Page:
Cowboys v. Lions: Game Balls and Close Calls

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Dan Bailey
Honorable Mention: None

Oct 20, 2013; Philadelphia, PA, USA; Dallas Cowboys place kicker Dan Bailey (5) celebrates kicking a field goal with holder Chris Jones (6) during the second quarter against the Philadelphia Eagles at Lincoln Financial Field. Mandatory Credit: Howard Smith-USA TODAY Sports

Bailey was perfect on both his field goals and extra points, making three fields goals on the day.  Two of the field goals came from 53 yards out and the other was what should have been the final score of the game from 44 yards away.


These are the plays that I believe were most instrumental in contributing to the Cowboys loss Sunday to Detroit.

1. EARLY FOURTH QUARTER, 10:13 LEFT, 2ND AND 1 FROM THE LIONS 43 YARD LINE – Down 20-10, Matthew Stafford drops back to pass and throws a ball towards receiver Kris Durham who is barely ahead of Dallas cornerback Orlando Scandrick.  Scandrick, striding to catch up, makes contact with Durham’s foot with his foot and Durham falls to the ground… and so does a flag.  Pass interference is called which gives Detroit 21 yards and puts them into field goal range.  The irony of this was that earlier in the game, Romo and Williams tried to connect on a deep ball and the exact same scenario occurred, with the flag being picked up for incidental contact.  Five plays later, Detroit scores to close the gap to three points.

2. MID FOURTH QUARTER, 6:45 LEFT, 1ST AND 10 FROM THE LIONS 20 YARD LINE – After the Cowboys had just scored to put the lead back to 10 points at 27-17, Stafford once again tosses up a prayer, this time in the direction of Calvin Johnson who is doubled covered in front by Brandon Carr and in back by Jeff Heath.  As all three players are going up for the ball, it is Johnson who is the one who comes down with it for a 54 yard connection.  Six plays later, another Lions score again closes the gap to three.

3. LATE FOURTH QUARTER, 2:38 LEFT, 3RD AND 12 FROM THE DALLAS 23 YARD LINE – Clinging to a three-point lead and having just forced Detroit to call their first timeout, Dallas is faced with a decision.  The previous two running plays did little but to take a minute off the clock.  Do you try to get the first down or do you run the ball again and force the Lions to either use another time out or use the clock stoppage from the two-minute warning?  Dallas elects to get the first down by attempting a pass.  Instead of taking a sack, Romo throws the ball away under duress.  Incomplete pass.  The decision to not force the Lions to make a decision will prove costly down the road as Detroit gets the ball back with two time outs and 2:24 left on the clock.

4. LATE FOURTH QUARTER, 1:14 LEFT, 3RD AND 14 FROM THE LIONS 35 YARD LINE – The Dallas defense has just done their job forcing the Lions to lose the ball on downs and giving the ball back to the offense and a three point lead.  Dallas goes into super conservative mode and runs two straight downs, expunging the remaining Lions time outs.  Another run is called which should get the clock down to approximately 35 seconds left to play… except there is a hold on the play which stops the clock.  The Lions decline the penalty but gain about 25 seconds.  Dallas kicks the field goal to extend the lead to six at 30-24.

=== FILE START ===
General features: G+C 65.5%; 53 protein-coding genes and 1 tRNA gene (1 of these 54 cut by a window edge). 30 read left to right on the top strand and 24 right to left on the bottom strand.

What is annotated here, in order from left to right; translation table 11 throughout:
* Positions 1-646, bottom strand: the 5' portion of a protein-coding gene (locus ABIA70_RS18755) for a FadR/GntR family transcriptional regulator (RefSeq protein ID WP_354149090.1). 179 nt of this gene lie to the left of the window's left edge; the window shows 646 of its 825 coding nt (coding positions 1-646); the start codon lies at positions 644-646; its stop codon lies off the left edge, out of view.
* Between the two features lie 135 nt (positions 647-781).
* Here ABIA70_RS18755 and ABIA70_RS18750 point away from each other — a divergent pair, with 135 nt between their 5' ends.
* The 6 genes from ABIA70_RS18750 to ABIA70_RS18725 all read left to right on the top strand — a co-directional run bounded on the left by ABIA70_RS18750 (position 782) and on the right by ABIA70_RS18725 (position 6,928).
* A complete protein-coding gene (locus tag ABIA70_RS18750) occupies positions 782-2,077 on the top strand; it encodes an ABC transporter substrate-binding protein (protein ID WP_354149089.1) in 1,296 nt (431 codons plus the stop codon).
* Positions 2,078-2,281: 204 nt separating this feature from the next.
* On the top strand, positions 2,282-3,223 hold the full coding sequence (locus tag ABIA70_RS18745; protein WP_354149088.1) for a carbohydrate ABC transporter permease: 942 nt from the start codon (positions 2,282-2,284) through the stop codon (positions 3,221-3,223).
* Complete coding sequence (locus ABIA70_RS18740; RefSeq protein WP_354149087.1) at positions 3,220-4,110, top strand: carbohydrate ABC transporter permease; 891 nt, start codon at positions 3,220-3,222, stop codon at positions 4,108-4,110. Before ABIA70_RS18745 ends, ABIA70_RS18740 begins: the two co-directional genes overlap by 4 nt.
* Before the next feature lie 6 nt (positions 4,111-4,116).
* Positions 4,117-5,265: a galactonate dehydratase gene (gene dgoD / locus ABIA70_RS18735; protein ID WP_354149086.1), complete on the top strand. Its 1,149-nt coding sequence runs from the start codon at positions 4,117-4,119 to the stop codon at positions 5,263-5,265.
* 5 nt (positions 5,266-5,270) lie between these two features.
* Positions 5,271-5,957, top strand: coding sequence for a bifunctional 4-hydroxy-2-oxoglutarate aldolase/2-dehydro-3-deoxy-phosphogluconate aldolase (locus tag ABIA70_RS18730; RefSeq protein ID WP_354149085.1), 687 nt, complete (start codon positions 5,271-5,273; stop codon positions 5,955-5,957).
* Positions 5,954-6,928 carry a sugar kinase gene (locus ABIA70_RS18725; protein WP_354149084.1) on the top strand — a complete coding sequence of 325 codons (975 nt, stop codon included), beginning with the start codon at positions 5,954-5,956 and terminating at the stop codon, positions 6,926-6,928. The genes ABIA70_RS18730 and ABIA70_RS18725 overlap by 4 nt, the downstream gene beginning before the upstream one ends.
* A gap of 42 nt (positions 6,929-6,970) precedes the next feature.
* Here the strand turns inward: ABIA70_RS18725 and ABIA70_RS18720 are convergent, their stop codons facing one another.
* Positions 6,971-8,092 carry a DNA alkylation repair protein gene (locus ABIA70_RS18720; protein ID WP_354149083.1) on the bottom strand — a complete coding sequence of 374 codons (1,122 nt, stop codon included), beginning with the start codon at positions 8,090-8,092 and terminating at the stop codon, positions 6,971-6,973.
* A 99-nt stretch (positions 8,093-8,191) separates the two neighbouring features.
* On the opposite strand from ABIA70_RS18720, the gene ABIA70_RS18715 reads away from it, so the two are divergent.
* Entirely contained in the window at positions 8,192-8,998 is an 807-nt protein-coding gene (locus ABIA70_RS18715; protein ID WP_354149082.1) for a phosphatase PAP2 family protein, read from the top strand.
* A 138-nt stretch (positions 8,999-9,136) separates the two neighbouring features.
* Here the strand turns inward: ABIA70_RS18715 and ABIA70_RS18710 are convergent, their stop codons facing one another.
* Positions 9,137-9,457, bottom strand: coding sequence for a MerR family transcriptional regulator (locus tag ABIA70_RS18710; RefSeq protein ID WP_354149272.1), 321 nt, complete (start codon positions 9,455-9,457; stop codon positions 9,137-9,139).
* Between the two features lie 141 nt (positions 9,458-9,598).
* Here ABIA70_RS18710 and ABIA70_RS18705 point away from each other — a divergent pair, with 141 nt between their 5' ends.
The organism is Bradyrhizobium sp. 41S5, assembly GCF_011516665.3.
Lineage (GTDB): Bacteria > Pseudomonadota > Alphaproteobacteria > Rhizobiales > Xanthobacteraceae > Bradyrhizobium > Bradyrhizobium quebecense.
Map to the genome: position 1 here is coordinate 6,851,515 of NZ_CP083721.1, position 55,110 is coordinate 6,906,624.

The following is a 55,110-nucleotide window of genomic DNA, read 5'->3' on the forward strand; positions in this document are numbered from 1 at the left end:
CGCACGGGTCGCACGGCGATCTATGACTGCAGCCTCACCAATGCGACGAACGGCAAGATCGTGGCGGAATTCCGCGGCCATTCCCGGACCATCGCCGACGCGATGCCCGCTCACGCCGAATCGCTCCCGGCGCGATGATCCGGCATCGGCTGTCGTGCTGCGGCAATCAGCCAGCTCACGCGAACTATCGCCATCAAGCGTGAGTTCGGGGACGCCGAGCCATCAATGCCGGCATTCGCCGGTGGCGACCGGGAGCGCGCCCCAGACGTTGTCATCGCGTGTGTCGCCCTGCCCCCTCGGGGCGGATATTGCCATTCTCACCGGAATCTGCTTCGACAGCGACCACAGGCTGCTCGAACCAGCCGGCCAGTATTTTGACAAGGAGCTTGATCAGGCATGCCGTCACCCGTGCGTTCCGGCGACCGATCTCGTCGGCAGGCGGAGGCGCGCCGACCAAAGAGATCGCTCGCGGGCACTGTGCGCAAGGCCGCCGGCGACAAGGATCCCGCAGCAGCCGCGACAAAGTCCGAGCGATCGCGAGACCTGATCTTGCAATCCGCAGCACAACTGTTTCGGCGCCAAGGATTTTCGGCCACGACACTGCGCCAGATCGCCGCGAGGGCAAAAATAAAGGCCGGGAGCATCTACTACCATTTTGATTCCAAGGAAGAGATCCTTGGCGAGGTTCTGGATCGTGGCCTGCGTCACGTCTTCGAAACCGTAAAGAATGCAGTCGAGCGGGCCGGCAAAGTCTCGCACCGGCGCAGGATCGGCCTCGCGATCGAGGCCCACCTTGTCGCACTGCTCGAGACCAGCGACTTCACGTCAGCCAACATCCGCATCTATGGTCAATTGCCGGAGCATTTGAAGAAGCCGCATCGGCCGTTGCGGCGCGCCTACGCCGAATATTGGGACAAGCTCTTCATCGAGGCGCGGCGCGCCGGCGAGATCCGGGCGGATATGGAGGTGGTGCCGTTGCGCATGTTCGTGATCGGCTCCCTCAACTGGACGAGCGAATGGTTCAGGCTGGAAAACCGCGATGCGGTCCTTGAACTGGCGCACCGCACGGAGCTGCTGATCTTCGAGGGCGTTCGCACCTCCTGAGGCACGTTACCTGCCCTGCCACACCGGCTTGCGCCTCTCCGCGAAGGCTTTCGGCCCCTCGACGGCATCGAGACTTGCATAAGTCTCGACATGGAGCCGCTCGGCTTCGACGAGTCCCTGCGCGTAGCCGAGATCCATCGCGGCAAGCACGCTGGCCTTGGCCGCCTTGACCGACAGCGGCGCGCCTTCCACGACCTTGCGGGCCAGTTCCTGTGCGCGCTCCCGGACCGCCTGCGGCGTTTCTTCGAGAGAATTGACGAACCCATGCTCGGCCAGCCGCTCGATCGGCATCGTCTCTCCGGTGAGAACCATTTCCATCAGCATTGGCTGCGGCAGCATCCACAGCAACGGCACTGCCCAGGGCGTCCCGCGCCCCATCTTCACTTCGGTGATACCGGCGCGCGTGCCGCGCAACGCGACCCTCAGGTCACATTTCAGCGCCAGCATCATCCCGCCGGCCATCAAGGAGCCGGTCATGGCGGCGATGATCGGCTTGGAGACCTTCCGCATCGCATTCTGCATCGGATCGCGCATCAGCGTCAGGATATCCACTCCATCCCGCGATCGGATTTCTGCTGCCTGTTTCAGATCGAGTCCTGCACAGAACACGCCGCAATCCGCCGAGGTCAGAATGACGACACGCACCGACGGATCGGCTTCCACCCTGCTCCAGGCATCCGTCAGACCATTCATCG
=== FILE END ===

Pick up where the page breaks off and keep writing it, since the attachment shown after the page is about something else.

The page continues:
5. LATE FOURTH QUARTER, 0:40 LEFT, 2ND AND 10 FROM THE LIONS 37 YARD LINE – With no timeouts, the only enemy left for Dallas is the clock.  You cannot allow for a completion anywhere near the sidelines.  Receiver Kris Durham blows by Cowboys corner Orlando Scandrick down the sideline and a perfect pass from Stafford lands in between Scandrick and a slow to react Jakar Hamilton for 40 yards.  Two plays later, Detroit scores the final touchdown of the game and escapes with a 31-30 win.

If you’re going to go conservative, why not go all the way with it and run on the 3rd and 12 to take Detroit’s second timeout?  Under that scenario, the only other stoppage of play besides the final timeout would have been the two-minute warning.  The first four down stop would have ended the game as Detroit would have had only been able to stop the clock one more time with under two minutes to play.  Why couldn’t the offense get one first down and not even put the defense in a position to win the game one last time?  Why commit a hold when it all that matters is killing time, not gaining yards?  Why allow a completion anywhere near the sidelines?

So many questions but ultimately, there were so many mistakes made by the Cowboys, they did not really deserve to win which is the problem.  You are what you are.  This organization, regardless of coaching changes or new players or new schemes is just mediocre and that is not going to change any time soon.